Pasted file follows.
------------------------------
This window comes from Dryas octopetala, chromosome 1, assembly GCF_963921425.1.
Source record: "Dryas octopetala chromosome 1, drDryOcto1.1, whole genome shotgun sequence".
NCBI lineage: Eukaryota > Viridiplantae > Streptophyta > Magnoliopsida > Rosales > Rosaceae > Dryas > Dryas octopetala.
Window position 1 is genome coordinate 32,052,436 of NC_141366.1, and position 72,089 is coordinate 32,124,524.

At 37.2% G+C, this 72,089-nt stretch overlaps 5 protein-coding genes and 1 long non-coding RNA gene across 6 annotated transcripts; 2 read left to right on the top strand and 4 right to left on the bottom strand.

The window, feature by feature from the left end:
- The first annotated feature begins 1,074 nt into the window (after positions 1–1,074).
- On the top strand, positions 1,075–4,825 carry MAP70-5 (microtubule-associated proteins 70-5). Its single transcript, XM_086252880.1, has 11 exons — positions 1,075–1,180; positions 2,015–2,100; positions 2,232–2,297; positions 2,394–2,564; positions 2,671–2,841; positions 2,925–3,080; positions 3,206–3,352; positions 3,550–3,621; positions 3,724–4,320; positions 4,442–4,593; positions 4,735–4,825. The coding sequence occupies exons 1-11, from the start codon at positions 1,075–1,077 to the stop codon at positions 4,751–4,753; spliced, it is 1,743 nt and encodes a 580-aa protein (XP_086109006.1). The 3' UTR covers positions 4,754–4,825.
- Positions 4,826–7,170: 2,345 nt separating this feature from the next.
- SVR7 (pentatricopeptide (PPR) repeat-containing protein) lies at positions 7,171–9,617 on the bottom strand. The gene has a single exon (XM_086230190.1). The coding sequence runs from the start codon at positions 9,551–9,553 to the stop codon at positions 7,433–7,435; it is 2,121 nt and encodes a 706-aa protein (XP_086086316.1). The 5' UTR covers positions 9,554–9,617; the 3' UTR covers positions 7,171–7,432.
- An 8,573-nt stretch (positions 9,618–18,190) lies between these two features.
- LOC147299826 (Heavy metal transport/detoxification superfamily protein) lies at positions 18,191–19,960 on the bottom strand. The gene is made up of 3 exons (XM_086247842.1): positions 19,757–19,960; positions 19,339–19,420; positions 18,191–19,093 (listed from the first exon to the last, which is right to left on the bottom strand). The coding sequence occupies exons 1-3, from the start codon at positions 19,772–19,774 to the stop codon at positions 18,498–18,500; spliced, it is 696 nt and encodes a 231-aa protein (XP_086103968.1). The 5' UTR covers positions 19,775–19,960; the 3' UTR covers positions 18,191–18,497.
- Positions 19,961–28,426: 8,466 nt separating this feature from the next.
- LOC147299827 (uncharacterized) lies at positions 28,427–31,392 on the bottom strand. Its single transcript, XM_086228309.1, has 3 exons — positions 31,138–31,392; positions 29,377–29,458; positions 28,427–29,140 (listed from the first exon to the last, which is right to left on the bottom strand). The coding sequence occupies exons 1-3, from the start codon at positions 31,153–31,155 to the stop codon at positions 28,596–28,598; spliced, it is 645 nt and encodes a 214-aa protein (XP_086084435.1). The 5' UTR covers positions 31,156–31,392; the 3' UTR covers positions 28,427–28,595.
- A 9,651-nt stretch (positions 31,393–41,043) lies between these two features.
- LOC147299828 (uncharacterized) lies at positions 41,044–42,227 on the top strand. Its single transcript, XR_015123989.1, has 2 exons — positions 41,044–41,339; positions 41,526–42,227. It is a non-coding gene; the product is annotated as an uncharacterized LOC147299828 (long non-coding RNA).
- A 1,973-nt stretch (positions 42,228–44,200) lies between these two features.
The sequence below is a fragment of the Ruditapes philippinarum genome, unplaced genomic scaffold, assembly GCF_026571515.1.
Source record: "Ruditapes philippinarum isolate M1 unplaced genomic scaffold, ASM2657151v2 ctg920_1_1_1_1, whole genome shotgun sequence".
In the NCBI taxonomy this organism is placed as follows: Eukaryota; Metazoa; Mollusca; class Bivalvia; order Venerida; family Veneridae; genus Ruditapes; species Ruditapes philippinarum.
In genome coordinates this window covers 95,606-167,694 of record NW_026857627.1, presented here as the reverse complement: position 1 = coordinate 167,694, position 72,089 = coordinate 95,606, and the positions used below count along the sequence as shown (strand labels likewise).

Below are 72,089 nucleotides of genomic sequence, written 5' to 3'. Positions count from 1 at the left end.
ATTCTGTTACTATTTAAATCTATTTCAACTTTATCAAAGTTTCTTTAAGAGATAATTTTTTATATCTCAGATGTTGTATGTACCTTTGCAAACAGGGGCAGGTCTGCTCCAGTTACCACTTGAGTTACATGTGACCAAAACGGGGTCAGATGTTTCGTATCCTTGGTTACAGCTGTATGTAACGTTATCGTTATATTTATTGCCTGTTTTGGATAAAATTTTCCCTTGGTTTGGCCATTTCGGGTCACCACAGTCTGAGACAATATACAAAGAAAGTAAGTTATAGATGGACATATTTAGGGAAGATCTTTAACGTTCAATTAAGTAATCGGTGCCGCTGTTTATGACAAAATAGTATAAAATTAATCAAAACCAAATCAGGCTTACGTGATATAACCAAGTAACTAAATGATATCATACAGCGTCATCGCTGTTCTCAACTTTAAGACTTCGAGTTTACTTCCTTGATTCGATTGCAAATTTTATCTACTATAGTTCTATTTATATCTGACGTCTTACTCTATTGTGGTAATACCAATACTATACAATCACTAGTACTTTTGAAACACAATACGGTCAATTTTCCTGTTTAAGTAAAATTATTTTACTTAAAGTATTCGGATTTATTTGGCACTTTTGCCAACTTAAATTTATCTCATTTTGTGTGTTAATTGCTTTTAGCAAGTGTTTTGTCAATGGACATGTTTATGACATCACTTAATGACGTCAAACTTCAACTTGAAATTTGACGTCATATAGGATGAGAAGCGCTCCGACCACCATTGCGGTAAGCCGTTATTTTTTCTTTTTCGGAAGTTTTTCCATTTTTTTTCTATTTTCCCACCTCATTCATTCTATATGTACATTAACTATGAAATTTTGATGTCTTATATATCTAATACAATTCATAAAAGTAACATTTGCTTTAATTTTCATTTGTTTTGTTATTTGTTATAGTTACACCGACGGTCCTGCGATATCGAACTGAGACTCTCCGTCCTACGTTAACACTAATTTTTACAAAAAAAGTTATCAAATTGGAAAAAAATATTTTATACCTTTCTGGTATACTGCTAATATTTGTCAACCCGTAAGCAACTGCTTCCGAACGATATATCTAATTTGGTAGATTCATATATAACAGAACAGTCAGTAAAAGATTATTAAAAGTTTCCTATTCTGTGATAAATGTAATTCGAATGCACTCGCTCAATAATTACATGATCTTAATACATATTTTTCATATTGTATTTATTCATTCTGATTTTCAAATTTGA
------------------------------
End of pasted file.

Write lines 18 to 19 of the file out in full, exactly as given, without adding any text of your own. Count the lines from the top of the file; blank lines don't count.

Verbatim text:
The sequence below is a fragment of the Ruditapes philippinarum genome, unplaced genomic scaffold, assembly GCF_026571515.1.
Source record: "Ruditapes philippinarum isolate M1 unplaced genomic scaffold, ASM2657151v2 ctg920_1_1_1_1, whole genome shotgun sequence".